“While some of the recommendations in the Peer Review Group report merit consideration, by and large this report is deeply flawed, in some areas misleading and its conclusions are unfounded. …Although some high-speed rail experience exists among Peer Review Panel members, this report suffers from a lack of appreciation of how high-speed rail systems have been constructed throughout the world, makes unrealistic and unsubstantiated assumptions about private sector involvement in such systems and ignores or misconstrues the legal requirements that govern construction of the high speed rail program in California.”

Or, as my four year-old neighbor girl who is Never Seen Without Tiara says: neener neener.

Yesterday, I covered the logical fallacy known as “slippery slope” arguments. Today, we’ll cover the logical fallacies known as “Argument From Authority” and “Ad Hominem.” The first is the chest-beating: “we are the experts in high speed rail, so we’re right” (argument from authority) and “those other people, blesstheirhearts, ain’t as smart as we is” (ad hominem).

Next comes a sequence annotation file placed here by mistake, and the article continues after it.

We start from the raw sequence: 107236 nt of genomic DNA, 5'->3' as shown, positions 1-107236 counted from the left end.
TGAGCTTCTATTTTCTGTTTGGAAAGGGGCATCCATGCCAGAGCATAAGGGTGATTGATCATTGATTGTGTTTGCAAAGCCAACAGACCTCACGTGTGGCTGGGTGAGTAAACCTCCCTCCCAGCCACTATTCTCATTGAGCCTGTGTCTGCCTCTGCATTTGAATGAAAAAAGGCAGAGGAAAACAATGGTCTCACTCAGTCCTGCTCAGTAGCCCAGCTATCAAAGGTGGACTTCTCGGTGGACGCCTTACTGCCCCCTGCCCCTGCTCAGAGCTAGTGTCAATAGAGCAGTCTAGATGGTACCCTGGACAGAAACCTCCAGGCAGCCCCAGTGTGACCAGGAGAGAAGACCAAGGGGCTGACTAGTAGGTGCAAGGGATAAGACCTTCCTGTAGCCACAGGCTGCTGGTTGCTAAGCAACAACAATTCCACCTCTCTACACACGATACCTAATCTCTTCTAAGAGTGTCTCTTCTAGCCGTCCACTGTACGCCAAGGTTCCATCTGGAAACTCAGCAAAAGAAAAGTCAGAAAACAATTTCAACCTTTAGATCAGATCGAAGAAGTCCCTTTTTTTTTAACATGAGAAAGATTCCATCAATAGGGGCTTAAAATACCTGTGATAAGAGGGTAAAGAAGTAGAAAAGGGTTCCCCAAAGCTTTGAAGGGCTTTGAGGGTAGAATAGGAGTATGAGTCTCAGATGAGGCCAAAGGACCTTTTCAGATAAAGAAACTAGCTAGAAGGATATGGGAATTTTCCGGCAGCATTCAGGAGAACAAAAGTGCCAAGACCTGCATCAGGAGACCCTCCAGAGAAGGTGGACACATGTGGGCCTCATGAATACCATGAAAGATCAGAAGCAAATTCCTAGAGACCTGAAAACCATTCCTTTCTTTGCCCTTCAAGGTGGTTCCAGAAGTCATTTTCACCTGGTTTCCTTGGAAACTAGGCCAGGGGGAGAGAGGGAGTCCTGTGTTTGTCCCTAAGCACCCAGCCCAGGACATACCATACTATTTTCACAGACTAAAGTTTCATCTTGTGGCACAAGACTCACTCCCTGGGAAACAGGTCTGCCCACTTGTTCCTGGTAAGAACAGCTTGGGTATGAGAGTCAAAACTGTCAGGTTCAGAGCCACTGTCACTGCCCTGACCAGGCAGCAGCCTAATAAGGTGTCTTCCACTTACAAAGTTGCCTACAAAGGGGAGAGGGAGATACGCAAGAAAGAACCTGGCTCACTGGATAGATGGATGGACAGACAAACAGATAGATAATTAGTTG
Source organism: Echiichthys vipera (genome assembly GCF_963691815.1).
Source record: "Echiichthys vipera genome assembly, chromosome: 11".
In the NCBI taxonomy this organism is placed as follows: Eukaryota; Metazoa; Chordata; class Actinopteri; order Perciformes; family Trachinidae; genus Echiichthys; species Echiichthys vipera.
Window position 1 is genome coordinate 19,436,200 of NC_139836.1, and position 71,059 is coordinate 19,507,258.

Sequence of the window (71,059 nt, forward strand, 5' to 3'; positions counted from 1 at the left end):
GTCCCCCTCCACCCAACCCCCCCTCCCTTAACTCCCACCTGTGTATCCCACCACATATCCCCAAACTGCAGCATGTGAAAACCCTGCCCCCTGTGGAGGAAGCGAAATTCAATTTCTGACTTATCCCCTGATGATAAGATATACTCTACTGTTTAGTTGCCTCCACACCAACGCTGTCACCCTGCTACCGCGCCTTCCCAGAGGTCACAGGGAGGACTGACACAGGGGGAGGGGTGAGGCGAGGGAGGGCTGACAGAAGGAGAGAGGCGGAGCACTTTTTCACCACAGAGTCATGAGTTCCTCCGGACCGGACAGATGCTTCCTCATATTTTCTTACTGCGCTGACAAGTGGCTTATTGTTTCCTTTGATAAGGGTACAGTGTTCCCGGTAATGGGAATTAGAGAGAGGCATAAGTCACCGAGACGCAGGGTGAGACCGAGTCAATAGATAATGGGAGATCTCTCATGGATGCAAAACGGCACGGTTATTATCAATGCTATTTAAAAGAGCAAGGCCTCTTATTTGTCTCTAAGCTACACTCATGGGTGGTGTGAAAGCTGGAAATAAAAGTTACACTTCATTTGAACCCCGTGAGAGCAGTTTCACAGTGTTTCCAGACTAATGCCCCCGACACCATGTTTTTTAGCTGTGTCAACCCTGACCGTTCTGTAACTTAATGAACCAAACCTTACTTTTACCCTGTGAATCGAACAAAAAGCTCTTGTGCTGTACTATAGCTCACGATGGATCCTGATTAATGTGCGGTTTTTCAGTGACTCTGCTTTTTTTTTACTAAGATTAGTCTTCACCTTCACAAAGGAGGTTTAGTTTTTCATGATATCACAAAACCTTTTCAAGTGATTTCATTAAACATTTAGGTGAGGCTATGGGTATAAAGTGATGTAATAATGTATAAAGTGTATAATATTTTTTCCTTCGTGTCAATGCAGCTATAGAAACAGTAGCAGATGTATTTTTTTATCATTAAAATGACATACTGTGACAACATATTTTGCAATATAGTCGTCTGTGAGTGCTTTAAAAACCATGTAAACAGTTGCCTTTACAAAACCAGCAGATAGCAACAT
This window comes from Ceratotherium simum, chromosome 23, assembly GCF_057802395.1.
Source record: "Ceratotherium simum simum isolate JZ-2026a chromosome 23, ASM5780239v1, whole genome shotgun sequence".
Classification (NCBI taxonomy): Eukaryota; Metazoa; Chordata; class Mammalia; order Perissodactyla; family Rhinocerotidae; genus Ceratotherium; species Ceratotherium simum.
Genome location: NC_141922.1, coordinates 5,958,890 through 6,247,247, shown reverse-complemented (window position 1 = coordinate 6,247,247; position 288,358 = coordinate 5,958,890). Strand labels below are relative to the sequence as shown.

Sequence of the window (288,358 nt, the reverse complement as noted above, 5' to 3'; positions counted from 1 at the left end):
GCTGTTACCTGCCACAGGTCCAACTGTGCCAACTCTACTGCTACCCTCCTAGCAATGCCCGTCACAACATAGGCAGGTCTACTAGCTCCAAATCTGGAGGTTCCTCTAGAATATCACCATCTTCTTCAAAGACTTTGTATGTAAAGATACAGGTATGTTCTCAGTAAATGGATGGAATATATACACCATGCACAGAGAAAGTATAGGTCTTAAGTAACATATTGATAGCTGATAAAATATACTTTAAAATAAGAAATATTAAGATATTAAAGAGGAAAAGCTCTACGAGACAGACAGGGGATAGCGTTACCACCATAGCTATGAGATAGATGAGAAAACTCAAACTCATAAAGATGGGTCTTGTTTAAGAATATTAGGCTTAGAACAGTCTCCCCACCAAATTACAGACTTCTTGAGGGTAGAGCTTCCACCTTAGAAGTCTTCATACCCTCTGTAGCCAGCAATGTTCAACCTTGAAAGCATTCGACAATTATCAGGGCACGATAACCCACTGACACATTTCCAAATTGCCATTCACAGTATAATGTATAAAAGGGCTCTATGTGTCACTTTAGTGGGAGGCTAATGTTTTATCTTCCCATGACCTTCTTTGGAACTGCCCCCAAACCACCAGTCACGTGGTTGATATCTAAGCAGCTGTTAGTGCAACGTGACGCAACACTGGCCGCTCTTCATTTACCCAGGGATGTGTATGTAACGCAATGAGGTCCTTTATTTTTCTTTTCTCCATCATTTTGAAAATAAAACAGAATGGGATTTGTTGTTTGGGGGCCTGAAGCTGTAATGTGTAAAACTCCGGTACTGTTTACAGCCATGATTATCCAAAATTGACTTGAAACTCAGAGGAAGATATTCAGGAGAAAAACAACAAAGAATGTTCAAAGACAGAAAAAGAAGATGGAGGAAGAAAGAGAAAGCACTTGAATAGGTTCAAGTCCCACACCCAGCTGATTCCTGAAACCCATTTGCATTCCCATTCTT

Ever since the Peer Review Group came out with their report, I’ve had to hear one person after another explain about how HSR makes money “all over the world.” Great. You know what? Restaurants all over the world make money, too. But other restaurants go bankrupt, too. The fact that we haven’t seen HSR bankruptcies around the world during a pretty bad downturn makes me suspect that their profits come from creative accounting with lots of hidden subsidies thrown in because intercity transport markets of other kinds have bankruptcies, consolidations, and service suspensions rather routinely because of financial problems.